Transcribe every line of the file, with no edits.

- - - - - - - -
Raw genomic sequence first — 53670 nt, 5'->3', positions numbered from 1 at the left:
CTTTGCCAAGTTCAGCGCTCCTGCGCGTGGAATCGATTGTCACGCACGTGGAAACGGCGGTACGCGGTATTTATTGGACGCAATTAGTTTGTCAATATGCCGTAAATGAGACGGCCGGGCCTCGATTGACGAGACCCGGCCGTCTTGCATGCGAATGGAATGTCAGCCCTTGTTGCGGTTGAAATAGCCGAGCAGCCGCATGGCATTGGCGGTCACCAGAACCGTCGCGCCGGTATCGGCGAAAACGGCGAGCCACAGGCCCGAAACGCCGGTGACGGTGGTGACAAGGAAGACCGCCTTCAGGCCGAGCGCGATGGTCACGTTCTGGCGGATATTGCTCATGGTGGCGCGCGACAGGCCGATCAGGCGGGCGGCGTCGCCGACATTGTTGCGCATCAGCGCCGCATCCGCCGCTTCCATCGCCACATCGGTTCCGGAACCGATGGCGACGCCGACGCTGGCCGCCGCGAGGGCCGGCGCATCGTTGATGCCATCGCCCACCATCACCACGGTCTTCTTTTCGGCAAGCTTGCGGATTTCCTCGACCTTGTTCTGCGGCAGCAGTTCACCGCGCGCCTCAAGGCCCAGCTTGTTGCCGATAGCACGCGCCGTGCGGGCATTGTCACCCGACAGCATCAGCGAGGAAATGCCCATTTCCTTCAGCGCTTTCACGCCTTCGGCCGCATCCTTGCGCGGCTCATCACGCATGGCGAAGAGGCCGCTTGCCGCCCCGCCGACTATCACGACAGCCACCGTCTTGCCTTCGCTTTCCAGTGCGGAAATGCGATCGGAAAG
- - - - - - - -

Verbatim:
Raw genomic sequence first — 53670 nt, 5'->3', positions numbered from 1 at the left:
CTTTGCCAAGTTCAGCGCTCCTGCGCGTGGAATCGATTGTCACGCACGTGGAAACGGCGGTACGCGGTATTTATTGGACGCAATTAGTTTGTCAATATGCCGTAAATGAGACGGCCGGGCCTCGATTGACGAGACCCGGCCGTCTTGCATGCGAATGGAATGTCAGCCCTTGTTGCGGTTGAAATAGCCGAGCAGCCGCATGGCATTGGCGGTCACCAGAACCGTCGCGCCGGTATCGGCGAAAACGGCGAGCCACAGGCCCGAAACGCCGGTGACGGTGGTGACAAGGAAGACCGCCTTCAGGCCGAGCGCGATGGTCACGTTCTGGCGGATATTGCTCATGGTGGCGCGCGACAGGCCGATCAGGCGGGCGGCGTCGCCGACATTGTTGCGCATCAGCGCCGCATCCGCCGCTTCCATCGCCACATCGGTTCCGGAACCGATGGCGACGCCGACGCTGGCCGCCGCGAGGGCCGGCGCATCGTTGATGCCATCGCCCACCATCACCACGGTCTTCTTTTCGGCAAGCTTGCGGATTTCCTCGACCTTGTTCTGCGGCAGCAGTTCACCGCGCGCCTCAAGGCCCAGCTTGTTGCCGATAGCACGCGCCGTGCGGGCATTGTCACCCGACAGCATCAGCGAGGAAATGCCCATTTCCTTCAGCGCTTTCACGCCTTCGGCCGCATCCTTGCGCGGCTCATCACGCATGGCGAAGAGGCCGCTTGCCGCCCCGCCGACTATCACGACAGCCACCGTCTTGCCTTCGCTTTCCAGTGCGGAAATGCGATCGGAAAG